US judge awards $180M to Post reporter held by Iran

FILE - In this Sept. 25, 2019, file photo, Washington Post journalist Jason Rezaian participates in a panel discussion on media freedom at United Nations headquarters. A U.S. federal judge on Friday, Nov. 22, 2019, awarded Rezaian and his family nearly $180 million in their lawsuit against Iran over his captivity and torture while being held on internationally criticized espionage charges.

DUBAI, United Arab Emirates (AP) — A U.S. federal judge has awarded a Washington Post journalist and his family nearly $180 million in their lawsuit against Iran over his 544 days in captivity and torture while being held on internationally criticized espionage charges.

The order in the case filed by Jason Rezaian comes nearly a week after Iranian officials shut down its internet and launched a security crackdown on protesters angered by government-set gasoline prices sharply rising. As internet access has slowly trickled back on, the U.S. government sanctioned Iran’s telecommunications minister in response to the internet shutdown.

U.S. District Judge Richard J. Leon in Washington entered the judgment late Friday in Rezaian’s case, describing how authorities in Iran denied the journalist sleep, medical care and abused him during his imprisonment.

“Iran seized Jason, threatened to kill Jason, and did so with the goal of compelling the United States to free Iranian prisoners as a condition of Jason’s release,” Leon said in his ruling.

The judge later added: “Holding a man hostage and torturing him to gain leverage in negotiations with the United States is outrageous, deserving of punishment and surely in need of deterrence.”

Iran never responded to the lawsuit despite it being handed over to the government by the Swiss Embassy in Tehran, which oversees U.S. interests in the country. Iran’s mission to the United Nations did not immediately respond to a request for comment Saturday.

Rezaian and his lawyers did not respond to a request for comment. Martin Baron, the executive editor of the Post, said in a statement that Rezaian’s treatment by Iran was “horrifying.”

“We’ve seen our role as helping the Rezaians through their recovery,” Baron said. “Our satisfaction comes from seeing them enjoy their freedom and a peaceful life.”

Rezaian’s case, which began with his 2014 gunpoint arrest alongside his wife Yeganeh Salehi, showed how the Islamic Republic can grab those with Western ties to use in negotiations. It’s a practice recounted by human rights groups, U.N. investigators and the families of those detained.

Despite being an accredited journalist for the Post with permission to live and work in Iran, Rezaian was taken to Tehran’s Evin prison and later convicted in a closed trial before a Revolutionary Court on still-unexplained espionage charges.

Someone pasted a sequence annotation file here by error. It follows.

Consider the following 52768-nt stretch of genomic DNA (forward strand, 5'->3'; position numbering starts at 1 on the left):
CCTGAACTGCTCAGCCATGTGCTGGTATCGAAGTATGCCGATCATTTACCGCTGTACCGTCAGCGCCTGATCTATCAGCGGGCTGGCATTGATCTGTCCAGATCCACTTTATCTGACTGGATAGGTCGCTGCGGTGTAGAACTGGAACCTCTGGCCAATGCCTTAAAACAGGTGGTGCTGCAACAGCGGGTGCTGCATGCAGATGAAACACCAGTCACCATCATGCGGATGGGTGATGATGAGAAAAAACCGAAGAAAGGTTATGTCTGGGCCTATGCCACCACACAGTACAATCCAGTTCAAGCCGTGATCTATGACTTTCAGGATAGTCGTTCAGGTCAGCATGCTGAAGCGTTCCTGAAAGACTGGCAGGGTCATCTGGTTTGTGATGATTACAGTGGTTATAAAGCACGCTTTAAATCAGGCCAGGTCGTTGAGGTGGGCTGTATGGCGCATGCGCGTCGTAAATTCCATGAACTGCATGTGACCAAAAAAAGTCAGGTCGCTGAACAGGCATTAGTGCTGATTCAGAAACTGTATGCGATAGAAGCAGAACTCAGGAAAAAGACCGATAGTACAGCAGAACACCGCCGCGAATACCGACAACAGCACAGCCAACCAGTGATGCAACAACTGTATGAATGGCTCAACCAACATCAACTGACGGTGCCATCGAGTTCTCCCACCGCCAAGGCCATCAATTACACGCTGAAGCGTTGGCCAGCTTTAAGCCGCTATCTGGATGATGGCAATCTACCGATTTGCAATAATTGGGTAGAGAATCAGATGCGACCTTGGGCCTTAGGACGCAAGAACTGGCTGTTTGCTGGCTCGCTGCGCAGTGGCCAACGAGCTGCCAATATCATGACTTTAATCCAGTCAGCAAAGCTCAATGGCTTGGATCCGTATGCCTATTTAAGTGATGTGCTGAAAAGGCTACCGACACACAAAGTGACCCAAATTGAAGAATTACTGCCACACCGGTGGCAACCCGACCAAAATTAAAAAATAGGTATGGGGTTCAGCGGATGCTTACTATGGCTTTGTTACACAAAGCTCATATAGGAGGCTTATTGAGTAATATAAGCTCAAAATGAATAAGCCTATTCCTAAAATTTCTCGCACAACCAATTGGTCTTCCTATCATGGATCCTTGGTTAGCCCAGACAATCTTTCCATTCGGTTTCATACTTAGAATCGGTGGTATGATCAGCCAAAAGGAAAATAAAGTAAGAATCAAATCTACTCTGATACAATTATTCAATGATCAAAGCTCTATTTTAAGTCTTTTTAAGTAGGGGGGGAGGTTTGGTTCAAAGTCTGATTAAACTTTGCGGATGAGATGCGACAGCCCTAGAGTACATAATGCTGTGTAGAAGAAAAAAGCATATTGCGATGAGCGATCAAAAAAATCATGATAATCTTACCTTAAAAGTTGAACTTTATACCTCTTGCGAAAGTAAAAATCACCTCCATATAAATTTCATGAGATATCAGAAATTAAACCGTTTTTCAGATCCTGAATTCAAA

Iran still focuses on the case even today, as a recent television series sought to glorify the hard-liners behind the arrest.

It remains unclear how and if the money will be paid. It could come from the United States Victims of State Sponsored Terrorism Fund, which has distributed funds to those held and affected by Iran’s 1979 student takeover of the U.S. Embassy in Tehran and subsequent hostage crisis. Rezaian named Iran’s paramilitary Revolutionary Guard, this year designated as a terrorist organization by the Trump administration, as a defendant in the case.

The order comes a week after the Nov. 15 gasoline price hike, which sparked demonstrations that rapidly turned violent, seeing gas stations, banks and stores burned to the ground.

Amnesty International said it believes the unrest and the crackdown killed at least 106 people. Iran disputes that figure without offering its own. A U.N. office earlier said it feared the unrest may have killed “a significant number of people.”

On Saturday, the semiofficial Fars news agency reported that Iranian intelligence officials claimed killing a leader of violent protesters in Iran’s western Kermanshah province. Iran’s top prosecutor, Mohammad Javad Montazeri, meanwhile visited a major prison in Tehran and promised that the fate of some of those arrested amid the protests would be decided soon, the state-run IRNA news agency reported.

Starting Nov. 16, Iran shut down the internet across the country, limiting communications with the outside world. That made determining the scale and longevity of the protests incredibly difficult.

Since Thursday, that outage began to slightly lift. By Saturday morning, internet connectivity stood below 20% of normal levels, according to the monitoring group NetBlocks.

The U.S. Treasury on Friday sanctioned Iranian minister Mohammad Javad Azari Jahromi over the internet shutdown.

Jahromi, the first government minister to be born after Iran’s 1979 Islamic Revolution, is widely believed to be considering a presidential run in 2021. In sanctioning him, the U.S. Treasury noted he once worked for the country’s Intelligence Ministry and “has advanced the Iranian regime’s policy of repressive internet censorship.”

Jahromi, known for his social media persona, has increasingly criticized President Donald Trump on Twitter, a service long blocked in Iran. Being sanctioned may raise his profile among hard-liners.

He dismissed the sanctions on Twitter as a “Trump's fairytales.”

“I'll continue advocating access to Internet & I won't let US to prohibit Iran development,” he wrote.

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